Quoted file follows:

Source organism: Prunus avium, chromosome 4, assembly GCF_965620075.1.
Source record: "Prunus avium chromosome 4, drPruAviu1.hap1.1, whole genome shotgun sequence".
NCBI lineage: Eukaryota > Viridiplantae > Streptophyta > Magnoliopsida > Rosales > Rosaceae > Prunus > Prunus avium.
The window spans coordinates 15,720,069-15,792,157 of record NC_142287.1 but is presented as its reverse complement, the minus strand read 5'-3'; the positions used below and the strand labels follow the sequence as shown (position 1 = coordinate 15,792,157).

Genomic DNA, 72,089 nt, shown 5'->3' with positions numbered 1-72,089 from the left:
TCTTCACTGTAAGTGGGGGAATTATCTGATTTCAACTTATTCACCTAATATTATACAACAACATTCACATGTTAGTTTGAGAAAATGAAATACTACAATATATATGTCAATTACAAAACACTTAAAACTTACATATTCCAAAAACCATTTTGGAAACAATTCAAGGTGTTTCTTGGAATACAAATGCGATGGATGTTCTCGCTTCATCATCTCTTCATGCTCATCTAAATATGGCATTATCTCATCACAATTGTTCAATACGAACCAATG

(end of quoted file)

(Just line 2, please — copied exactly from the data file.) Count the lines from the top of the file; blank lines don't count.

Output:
Source record: "Prunus avium chromosome 4, drPruAviu1.hap1.1, whole genome shotgun sequence".